Protected from the news media after her brother dies, Saskia is palmed off on family friends — Jane and Philip and their son, Xavier. They are bohemians, meaning that they live in a loft in Manhattan and Philip is a moody artist with a beard. After Jane leaves him, Philip bundles the kids into the car and drives up to a place called Home, a commune deep in the Maine woods. Maybe Saskia is the girl in the violent prophecy that Abraham, the magnetic pseudo-mystic who runs the place, keeps alluding to?
Dazzling and unsettling the residents with his arbitrary rules and pronouncements about how the world works, Abraham speaks in portentous aphorisms and exhibits a growing paranoia. The inhabitants need to prepare themselves, he says, for the inevitable moment when the authorities attempt to seize the property (he’s let the mortgage payments lapse). His philosophy, such as it is, is centered on the notion of “unthinging” — freeing oneself of material possessions, extraneous emotions and the trappings of the “thinged world.” But what constitutes a “thing” seems to be entirely up to him.
There is a lot to sort through. In dozens of alternating chapters, some less than a page long, Beverly-Whittemore unfurls the past and the present in parallel narrative lines, starting from Will’s death in one timeline and from the much later knock on Saskia’s door in the other.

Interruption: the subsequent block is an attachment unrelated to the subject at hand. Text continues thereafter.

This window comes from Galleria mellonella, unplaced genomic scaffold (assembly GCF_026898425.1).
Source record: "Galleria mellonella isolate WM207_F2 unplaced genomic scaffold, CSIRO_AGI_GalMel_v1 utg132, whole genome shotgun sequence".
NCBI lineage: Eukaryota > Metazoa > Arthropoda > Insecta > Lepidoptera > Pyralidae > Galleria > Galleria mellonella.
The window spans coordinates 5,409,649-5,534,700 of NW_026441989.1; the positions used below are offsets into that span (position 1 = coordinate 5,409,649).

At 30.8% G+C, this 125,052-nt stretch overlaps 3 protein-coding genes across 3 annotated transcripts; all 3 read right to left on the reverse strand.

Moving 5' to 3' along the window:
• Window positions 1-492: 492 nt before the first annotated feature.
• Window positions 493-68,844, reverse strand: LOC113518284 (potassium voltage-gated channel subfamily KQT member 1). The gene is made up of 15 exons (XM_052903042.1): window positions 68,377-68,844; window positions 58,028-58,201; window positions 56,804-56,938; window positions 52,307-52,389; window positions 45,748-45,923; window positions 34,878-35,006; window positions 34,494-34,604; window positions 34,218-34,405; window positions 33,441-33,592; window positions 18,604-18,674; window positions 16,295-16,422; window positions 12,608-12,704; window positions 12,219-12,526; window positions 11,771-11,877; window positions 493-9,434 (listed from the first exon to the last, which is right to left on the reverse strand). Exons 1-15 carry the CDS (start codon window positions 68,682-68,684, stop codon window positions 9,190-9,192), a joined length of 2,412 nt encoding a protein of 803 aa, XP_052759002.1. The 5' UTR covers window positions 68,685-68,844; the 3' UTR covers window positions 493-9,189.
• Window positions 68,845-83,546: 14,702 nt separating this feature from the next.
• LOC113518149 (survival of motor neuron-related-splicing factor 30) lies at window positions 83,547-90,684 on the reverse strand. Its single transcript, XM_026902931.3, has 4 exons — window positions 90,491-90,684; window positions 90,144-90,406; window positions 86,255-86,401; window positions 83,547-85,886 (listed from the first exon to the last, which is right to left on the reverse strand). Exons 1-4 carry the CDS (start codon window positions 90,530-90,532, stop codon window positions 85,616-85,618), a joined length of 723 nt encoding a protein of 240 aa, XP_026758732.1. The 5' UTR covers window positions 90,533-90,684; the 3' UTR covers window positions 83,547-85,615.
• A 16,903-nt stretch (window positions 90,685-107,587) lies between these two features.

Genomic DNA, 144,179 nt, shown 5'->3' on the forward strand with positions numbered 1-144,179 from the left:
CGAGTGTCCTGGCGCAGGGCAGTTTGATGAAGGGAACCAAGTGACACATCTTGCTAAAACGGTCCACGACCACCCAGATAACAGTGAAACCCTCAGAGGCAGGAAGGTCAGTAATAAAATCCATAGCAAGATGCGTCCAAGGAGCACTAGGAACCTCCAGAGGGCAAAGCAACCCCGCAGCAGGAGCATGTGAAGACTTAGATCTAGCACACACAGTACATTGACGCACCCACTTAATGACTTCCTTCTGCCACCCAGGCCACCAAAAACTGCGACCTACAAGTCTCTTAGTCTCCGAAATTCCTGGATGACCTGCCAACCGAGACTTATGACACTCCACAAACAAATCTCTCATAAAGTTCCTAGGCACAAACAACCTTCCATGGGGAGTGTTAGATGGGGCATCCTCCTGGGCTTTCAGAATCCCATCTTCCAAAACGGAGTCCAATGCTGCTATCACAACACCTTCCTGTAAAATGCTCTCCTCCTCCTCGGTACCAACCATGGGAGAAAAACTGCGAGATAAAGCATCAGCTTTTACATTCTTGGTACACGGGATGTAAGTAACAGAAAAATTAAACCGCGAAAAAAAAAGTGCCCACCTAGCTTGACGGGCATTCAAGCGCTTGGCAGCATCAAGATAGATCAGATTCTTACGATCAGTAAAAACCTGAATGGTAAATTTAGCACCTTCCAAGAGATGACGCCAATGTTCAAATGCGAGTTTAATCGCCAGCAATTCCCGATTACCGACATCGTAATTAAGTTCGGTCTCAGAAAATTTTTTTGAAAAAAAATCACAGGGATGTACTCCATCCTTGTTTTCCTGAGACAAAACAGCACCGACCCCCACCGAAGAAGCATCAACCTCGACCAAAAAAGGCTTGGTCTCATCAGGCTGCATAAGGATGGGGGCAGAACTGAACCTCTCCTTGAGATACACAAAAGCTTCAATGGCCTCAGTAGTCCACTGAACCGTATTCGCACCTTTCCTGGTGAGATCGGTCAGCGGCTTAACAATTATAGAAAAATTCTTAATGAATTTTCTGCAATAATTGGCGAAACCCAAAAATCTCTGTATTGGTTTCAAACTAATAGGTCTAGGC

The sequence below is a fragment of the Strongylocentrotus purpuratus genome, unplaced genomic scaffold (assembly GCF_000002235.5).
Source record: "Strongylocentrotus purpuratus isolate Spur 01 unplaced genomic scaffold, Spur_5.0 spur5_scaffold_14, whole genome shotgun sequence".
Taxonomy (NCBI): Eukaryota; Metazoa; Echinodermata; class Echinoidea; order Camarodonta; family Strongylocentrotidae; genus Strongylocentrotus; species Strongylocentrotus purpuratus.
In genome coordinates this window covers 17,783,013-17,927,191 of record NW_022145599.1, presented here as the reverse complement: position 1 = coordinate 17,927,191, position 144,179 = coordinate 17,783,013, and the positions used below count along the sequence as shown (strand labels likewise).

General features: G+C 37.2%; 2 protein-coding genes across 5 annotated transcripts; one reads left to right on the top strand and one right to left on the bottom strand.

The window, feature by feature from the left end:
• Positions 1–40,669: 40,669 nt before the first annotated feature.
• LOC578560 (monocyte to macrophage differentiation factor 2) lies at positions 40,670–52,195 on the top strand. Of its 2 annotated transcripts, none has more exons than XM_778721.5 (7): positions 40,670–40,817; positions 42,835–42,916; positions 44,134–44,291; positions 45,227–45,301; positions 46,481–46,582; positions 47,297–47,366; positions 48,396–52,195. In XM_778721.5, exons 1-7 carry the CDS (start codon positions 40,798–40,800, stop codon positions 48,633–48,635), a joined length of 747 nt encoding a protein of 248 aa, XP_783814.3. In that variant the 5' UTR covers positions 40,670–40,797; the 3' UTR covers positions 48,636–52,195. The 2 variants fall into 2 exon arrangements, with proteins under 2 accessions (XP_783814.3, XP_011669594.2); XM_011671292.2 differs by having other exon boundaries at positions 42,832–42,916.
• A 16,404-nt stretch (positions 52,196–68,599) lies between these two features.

This device can work in the story’s favor, with one chapter complementing the next, or it can attenuate the tension with extraneous logistical details. The journey Home, when Saskia and her friends return to the now-disbanded commune, is far less interesting than what happens once they arrive.
There are so many lovely moments in the book, beautiful passages of writing that speak to Beverly-Whittemore’s empathy and lyrical powers of description. Gazing at Ben, the boy she loves on sight as a teenager, Sakia feels a thrill of connectivity. “His look of curiosity, and pleasure, surprised me,” she says. “A thread pulled so tautly between us that I knew if I could pluck it, it would make a beautiful sound.”
At Home, too, Saskia revels in the splendor and wonder of the natural world as taught to her by Marta, an older woman who lives nearby and has, we will come to learn, a crucial role to play in everyone’s lives. Haunted by the memory of her lost brother, Saskia sees shades of Will everywhere. She talks to him in an effort to work through her survivor’s guilt.
“To speak the language of this place was another way to get close to you,” she writes. “You were out there somewhere, wandering, waiting.”